When Elijah Lilly was involved in a terrifying car accident Aug. 29, the New Mexico junior wide receiver really didn’t see the proverbial life flash before his eyes.
Instead, he had just one thought, even after he wiped blood from his head moments after the collision that took place three days before the Lobos’ season opener.
“I was just thinking to myself, ‘I hope I’ll be able to play,'” Lilly said. “When the paramedics came that was the first question I asked them. ‘Will I be able to play on Saturday?'”
Lilly did play and he played well, converting a key 51-yard touchdown catch-and-run in New Mexico’s 62-30 win over Incarnate Word.
Lilly’s speed and his conversion from defensive back to wide receiver less than a year ago has made him an important player for UNM. The 34½-point underdog Lobos will need Lilly’s top-notch burners when they play at No. 5 Wisconsin today at 10 a.m.
Lilly claims to be the fastest player on the team with fellow wide receiver Jay Griffin IV giving him the greatest competition, but he wouldn’t reveal his time in the 40-yard dash. He said he was recovering from shoulder surgery when the Lobos were timed in the spring.
Lilly won’t back down from racing against Griffin, but maybe after the season.
“(Griffin) ran track,” Lilly said of the sophomore speedster. “We’re going to have put that to the test because I think I’m going to run track as well. That will be fun.”
Lilly’s speed was on display with 14 seconds left before halftime and the Lobos clinging to a 28-16 lead. UNM needed a big play and he came through, doing most of the damage after catching the pass from Tevaka Tuioti.
“I was trying to get as many yards as I could before halftime,” Lilly said. “I was thinking to score or if I can go out of bounds. Once I saw the lane, and (wide receiver Delane Hart-Johnson) gave me a good block, I just went for the end zone.”
Three days before that game, Lilly was in a car with teammates Emmanuel Harris, Nahje Flowers and Bobby Cole.
“We were just going to the pet store,” Lilly said. “Some lady ran a red light and ran into us. The airbags went off. I got out the car. I thought I was fine. I was sitting there and I started to touch my head. It was throbbing.
“I pulled my hand down and I saw blood. I put my head down and blood was just leaking over my eyes … It was really scary. It could’ve been a lot worse.”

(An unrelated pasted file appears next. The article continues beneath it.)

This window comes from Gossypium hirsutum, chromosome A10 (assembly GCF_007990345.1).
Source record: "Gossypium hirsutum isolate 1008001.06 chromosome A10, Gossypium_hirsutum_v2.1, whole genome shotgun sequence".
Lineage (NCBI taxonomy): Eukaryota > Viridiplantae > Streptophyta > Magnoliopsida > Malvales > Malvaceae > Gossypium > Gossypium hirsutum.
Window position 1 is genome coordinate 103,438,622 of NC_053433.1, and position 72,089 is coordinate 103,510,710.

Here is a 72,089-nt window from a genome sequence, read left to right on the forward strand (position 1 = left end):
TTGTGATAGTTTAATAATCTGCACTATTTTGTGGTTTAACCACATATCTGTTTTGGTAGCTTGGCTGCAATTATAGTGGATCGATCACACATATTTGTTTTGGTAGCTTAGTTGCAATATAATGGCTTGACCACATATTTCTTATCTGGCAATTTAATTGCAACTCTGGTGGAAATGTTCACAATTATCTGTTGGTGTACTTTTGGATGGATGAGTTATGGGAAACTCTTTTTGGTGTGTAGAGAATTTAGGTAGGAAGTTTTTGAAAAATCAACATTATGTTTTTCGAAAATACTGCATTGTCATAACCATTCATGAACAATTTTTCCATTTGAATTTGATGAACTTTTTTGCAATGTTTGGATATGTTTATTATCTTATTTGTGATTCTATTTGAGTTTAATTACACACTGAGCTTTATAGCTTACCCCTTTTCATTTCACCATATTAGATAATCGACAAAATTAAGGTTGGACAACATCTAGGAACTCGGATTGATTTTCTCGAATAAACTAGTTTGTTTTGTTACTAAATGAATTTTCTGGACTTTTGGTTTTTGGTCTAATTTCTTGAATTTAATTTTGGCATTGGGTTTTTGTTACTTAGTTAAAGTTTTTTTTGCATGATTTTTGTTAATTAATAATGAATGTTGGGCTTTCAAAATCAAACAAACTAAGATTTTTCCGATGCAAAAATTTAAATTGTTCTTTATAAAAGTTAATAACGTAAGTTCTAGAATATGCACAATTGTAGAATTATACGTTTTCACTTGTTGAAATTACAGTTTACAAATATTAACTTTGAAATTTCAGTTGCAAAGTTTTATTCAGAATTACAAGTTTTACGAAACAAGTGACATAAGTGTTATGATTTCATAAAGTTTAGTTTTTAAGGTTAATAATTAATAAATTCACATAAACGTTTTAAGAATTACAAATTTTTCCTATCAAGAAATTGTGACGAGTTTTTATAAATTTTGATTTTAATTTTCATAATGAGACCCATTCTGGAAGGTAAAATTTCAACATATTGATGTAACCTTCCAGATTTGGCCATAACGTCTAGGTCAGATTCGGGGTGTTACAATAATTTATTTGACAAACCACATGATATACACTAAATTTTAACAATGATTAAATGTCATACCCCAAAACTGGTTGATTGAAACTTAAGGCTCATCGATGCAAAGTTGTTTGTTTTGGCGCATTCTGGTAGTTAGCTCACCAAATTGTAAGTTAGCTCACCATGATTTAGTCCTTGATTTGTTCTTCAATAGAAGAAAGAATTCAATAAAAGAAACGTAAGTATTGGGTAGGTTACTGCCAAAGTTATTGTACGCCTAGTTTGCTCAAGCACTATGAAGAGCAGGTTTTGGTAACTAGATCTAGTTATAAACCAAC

Lilly said he was upset and he reacted by posting a photo of the cut to his head on Twitter. He later took it off social media after he calmed down and was joking around with friends at the hospital. The doctor gave him bandages, ointment for the cut and ibuprofen, said Lilly, who suffered the worst result of the four in the car.
“It was serious enough that they scared the heck out of everybody,” said UNM coach Bob Davie, adding that he is concerned about his players’ safety. It is one thing that makes him nervous that his team no longer stays at a hotel the night before home games, when he and his staff would know where there players are, because of athletic department budget issues.
“It’s something I talk about all the time is just safety, safety, safety,” Davie said.
Lilly, also the team’s kick-return specialist, is excited to contribute on offense. He said he feels natural to play wide receiver and that the position switch was meant to be. He said he was approached about playing wide receiver last winter when talks began that the Lobos would switch from the triple-option offense to the spread.
He said he was on board for making the switch because he wanted to do all he could to help his team win and not suffer another seven-game losing streak as it did to end the 2017 regular season.
Now, he has great confidence in his skills and his speed. He says foes will be in trouble if those defenses decided to play man to man because his speed and Griffin’s quickness will “cause a lot of mismatches.”
“I don’t think there’s anyone out there who can match up with us speed-wise,” Lilly said.